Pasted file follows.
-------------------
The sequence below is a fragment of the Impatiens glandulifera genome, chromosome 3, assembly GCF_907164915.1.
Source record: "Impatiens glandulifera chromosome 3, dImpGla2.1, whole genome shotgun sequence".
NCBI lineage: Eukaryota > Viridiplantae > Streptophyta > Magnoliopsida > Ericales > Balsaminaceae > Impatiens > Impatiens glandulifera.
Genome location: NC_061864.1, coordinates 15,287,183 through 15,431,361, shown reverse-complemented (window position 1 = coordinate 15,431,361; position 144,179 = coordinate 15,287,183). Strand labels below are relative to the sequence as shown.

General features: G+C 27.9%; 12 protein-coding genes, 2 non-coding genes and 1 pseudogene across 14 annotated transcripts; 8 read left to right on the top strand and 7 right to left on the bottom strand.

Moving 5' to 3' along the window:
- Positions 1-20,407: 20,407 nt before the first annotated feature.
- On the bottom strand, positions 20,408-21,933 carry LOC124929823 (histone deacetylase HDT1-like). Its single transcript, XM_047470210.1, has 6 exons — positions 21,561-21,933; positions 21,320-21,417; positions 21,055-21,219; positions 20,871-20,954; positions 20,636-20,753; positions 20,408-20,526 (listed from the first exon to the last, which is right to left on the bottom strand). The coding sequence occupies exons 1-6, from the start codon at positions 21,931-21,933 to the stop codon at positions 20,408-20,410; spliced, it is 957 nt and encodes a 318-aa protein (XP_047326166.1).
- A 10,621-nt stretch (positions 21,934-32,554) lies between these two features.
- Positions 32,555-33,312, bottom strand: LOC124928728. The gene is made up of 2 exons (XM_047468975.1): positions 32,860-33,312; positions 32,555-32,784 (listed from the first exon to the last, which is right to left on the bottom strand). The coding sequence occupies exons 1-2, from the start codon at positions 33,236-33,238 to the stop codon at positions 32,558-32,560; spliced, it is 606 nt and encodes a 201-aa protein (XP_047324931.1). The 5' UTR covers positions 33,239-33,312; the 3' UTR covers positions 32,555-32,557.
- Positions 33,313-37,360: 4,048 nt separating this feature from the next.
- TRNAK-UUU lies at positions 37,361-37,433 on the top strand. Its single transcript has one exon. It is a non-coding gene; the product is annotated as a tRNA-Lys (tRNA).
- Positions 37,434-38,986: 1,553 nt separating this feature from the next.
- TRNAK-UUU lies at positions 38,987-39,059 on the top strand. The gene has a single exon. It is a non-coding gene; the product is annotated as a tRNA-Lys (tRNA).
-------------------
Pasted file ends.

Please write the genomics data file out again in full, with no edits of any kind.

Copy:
The sequence below is a fragment of the Impatiens glandulifera genome, chromosome 3, assembly GCF_907164915.1.
Source record: "Impatiens glandulifera chromosome 3, dImpGla2.1, whole genome shotgun sequence".
NCBI lineage: Eukaryota > Viridiplantae > Streptophyta > Magnoliopsida > Ericales > Balsaminaceae > Impatiens > Impatiens glandulifera.
Genome location: NC_061864.1, coordinates 15,287,183 through 15,431,361, shown reverse-complemented (window position 1 = coordinate 15,431,361; position 144,179 = coordinate 15,287,183). Strand labels below are relative to the sequence as shown.

General features: G+C 27.9%; 12 protein-coding genes, 2 non-coding genes and 1 pseudogene across 14 annotated transcripts; 8 read left to right on the top strand and 7 right to left on the bottom strand.

Moving 5' to 3' along the window:
- Positions 1-20,407: 20,407 nt before the first annotated feature.
- On the bottom strand, positions 20,408-21,933 carry LOC124929823 (histone deacetylase HDT1-like). Its single transcript, XM_047470210.1, has 6 exons — positions 21,561-21,933; positions 21,320-21,417; positions 21,055-21,219; positions 20,871-20,954; positions 20,636-20,753; positions 20,408-20,526 (listed from the first exon to the last, which is right to left on the bottom strand). The coding sequence occupies exons 1-6, from the start codon at positions 21,931-21,933 to the stop codon at positions 20,408-20,410; spliced, it is 957 nt and encodes a 318-aa protein (XP_047326166.1).
- A 10,621-nt stretch (positions 21,934-32,554) lies between these two features.
- Positions 32,555-33,312, bottom strand: LOC124928728. The gene is made up of 2 exons (XM_047468975.1): positions 32,860-33,312; positions 32,555-32,784 (listed from the first exon to the last, which is right to left on the bottom strand). The coding sequence occupies exons 1-2, from the start codon at positions 33,236-33,238 to the stop codon at positions 32,558-32,560; spliced, it is 606 nt and encodes a 201-aa protein (XP_047324931.1). The 5' UTR covers positions 33,239-33,312; the 3' UTR covers positions 32,555-32,557.
- Positions 33,313-37,360: 4,048 nt separating this feature from the next.
- TRNAK-UUU lies at positions 37,361-37,433 on the top strand. Its single transcript has one exon. It is a non-coding gene; the product is annotated as a tRNA-Lys (tRNA).
- Positions 37,434-38,986: 1,553 nt separating this feature from the next.
- TRNAK-UUU lies at positions 38,987-39,059 on the top strand. The gene has a single exon. It is a non-coding gene; the product is annotated as a tRNA-Lys (tRNA).